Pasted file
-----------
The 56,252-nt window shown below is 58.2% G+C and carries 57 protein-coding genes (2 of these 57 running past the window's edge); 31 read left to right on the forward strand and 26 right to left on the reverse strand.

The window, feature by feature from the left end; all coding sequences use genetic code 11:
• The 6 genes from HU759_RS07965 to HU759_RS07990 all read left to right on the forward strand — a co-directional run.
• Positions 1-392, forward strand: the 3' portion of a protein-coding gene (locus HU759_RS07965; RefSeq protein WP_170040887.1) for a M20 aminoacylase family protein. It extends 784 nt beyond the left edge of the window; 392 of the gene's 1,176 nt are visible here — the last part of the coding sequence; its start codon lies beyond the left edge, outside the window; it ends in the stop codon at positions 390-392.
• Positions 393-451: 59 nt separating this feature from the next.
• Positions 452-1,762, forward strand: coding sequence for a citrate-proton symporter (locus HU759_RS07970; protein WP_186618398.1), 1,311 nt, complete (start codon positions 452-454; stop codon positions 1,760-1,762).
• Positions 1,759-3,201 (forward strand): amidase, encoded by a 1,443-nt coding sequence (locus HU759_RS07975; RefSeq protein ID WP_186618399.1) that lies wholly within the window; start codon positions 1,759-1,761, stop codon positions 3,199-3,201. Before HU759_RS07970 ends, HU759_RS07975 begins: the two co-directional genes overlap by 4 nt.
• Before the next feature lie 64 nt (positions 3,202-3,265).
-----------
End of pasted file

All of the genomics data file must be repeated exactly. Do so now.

The 56,252-nt window shown below is 58.2% G+C and carries 57 protein-coding genes (2 of these 57 running past the window's edge); 31 read left to right on the forward strand and 26 right to left on the reverse strand.

The window, feature by feature from the left end; all coding sequences use genetic code 11:
• The 6 genes from HU759_RS07965 to HU759_RS07990 all read left to right on the forward strand — a co-directional run.
• Positions 1-392, forward strand: the 3' portion of a protein-coding gene (locus HU759_RS07965; RefSeq protein WP_170040887.1) for a M20 aminoacylase family protein. It extends 784 nt beyond the left edge of the window; 392 of the gene's 1,176 nt are visible here — the last part of the coding sequence; its start codon lies beyond the left edge, outside the window; it ends in the stop codon at positions 390-392.
• Positions 393-451: 59 nt separating this feature from the next.
• Positions 452-1,762, forward strand: coding sequence for a citrate-proton symporter (locus HU759_RS07970; protein WP_186618398.1), 1,311 nt, complete (start codon positions 452-454; stop codon positions 1,760-1,762).
• Positions 1,759-3,201 (forward strand): amidase, encoded by a 1,443-nt coding sequence (locus HU759_RS07975; RefSeq protein ID WP_186618399.1) that lies wholly within the window; start codon positions 1,759-1,761, stop codon positions 3,199-3,201. Before HU759_RS07970 ends, HU759_RS07975 begins: the two co-directional genes overlap by 4 nt.
• Before the next feature lie 64 nt (positions 3,202-3,265).